A Guide to the Culture and Traditions of the Andean Communities of Peru
The traditional dress worn by Quechua women today is a mixture of styles from Pre-Spanish days and Spanish Colonial peasant dress
Lliclla - a small rectangular handwoven shoulder cloth fastened at the front using a tupu, a decorated pin. However it is more common nowadays to see a large safety pin being used.
K'eperina - a larger rectangular carrying cloth worn over the back and knotted in front. Children and goods are securely held inside.
Polleras - colourful skirts made from handwoven wool cloth called bayeta. Women may wear 3 or 4 skirts in a graduated layer effect. On special occasions such as festivals women may wear up to 15 polleras tied around the waist. Often the trim of each skirt is lined with a colourful puyto which is usually handmade. In some areas polleras are also referred to as melkkhay (Quechua)
Monteras - hats vary tremendously throughout the communities in the Andes. Often it is possible to identify the village from which a women comes from just by the type of hat she wears. Hats are secured with delicately woven sanq'apa straps adorned with white beads.
Unkuña - a small rectangular cloth which is used for carrying snacks such as corn or coca.
Ajotas - sandals made from recycled truck tyres.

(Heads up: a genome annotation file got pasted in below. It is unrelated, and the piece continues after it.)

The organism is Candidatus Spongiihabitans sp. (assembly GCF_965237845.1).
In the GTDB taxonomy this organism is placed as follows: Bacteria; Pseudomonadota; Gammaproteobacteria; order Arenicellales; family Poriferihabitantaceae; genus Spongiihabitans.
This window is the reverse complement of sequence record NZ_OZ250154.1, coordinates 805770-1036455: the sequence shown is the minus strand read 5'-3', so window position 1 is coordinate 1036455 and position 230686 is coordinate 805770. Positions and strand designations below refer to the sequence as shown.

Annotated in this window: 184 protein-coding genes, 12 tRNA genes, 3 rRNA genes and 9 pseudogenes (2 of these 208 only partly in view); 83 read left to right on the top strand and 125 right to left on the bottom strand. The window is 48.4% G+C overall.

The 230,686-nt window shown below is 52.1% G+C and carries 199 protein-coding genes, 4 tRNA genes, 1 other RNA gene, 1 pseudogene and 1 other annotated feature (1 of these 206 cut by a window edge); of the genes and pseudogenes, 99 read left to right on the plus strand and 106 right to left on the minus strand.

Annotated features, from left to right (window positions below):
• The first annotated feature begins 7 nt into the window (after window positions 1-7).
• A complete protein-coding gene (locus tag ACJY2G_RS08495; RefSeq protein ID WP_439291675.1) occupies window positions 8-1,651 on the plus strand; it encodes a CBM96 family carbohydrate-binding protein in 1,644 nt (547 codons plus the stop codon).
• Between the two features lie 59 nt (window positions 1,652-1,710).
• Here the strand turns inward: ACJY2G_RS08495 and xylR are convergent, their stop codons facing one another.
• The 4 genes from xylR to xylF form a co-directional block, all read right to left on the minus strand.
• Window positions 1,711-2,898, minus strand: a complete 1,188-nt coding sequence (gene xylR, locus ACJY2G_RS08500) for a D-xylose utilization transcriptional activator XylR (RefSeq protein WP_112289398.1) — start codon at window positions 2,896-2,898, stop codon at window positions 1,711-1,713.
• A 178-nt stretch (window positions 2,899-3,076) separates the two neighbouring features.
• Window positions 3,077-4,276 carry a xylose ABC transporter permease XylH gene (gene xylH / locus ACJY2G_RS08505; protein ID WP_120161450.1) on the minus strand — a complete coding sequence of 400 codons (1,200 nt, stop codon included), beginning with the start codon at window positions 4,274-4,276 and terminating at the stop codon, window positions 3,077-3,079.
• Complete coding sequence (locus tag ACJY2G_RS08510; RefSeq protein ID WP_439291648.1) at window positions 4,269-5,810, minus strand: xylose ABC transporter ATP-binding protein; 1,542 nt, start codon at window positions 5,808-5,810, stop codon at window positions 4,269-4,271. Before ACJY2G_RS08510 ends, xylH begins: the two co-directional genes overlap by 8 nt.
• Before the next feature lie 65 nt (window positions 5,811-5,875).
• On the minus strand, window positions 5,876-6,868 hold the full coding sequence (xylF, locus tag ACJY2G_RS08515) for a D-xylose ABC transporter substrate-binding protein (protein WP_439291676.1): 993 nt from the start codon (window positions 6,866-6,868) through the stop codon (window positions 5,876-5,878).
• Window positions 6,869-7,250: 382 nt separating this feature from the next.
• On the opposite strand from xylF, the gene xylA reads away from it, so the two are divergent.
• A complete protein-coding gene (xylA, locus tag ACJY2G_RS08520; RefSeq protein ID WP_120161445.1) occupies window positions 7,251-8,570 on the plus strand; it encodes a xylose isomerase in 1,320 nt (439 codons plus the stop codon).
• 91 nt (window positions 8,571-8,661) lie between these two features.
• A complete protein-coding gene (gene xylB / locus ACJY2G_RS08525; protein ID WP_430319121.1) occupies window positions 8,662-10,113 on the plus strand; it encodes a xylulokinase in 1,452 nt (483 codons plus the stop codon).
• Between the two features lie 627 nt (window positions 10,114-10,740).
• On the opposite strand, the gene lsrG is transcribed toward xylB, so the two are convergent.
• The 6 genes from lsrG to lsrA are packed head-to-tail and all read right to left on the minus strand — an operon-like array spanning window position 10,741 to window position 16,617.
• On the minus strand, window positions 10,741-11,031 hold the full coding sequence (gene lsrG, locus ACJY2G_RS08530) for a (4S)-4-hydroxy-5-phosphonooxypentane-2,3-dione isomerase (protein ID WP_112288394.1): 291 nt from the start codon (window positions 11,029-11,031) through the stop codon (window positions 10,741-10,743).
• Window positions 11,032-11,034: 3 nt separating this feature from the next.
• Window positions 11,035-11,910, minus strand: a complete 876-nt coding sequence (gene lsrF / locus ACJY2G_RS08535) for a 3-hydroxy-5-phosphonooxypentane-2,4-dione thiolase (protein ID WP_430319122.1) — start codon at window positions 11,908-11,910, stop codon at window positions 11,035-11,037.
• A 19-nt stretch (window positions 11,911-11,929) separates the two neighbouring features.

The photo above is typical of women's traditional dress in the Ausangate region. Under their shoulder cloths the women wear wool jackets called a juyuna with front panels decorated with white buttons. They are elaborately adorned and commonly turned inside out for everyday use. Under the juyuna women wear a tight-fitting synthetic sweater usually in brilliant shades of yellow, pink and green.
Men's Traditional Dress
Younger Quechua men generally wear Western-style clothing, the most popular being synthetic football shirts and tracksuit pants. Older men still wear dark wool knee-length handwoven bayeta pants. A woven belt called a chumpi is also worn which provides protection to the lower back when working in the fields. Mens' fine dress includes a woollen waistcoat, similar to a sleeveless juyuna as worn by the women but referred to as a chaleco. Chalecos can be richly decorated.
The most distinctive part of men's clothing is the handwoven poncho. Nearly every Quechua man and boy has a poncho, generally red in colour decorated with intricate designs. Each district has a distinctive pattern. In some communities such as Huilloc, Patacancha, and many villages in the Lares Valley ponchos are worn as daily attire. However most men use their ponchos on special occasions such as festivals, village meetings, weddings etc.
As with the women, ojotas, sandals made from recycled tyres, are the standard footwear. They are cheap and durable.
Chullos are frequently worn. These are knitted hats with earflaps. The first chullo that a child receives is traditionally knitted by his father. In the Ausangate region chullos are often ornately adorned with white beads and large tassels called t'ikas. Men sometimes wear a felt hat called a sombrero over the top of the chullo decorated with centillo, finely decorated hat bands.
Since ancient times men have worn small woven pouches called chuspas used to carry their coca leaves.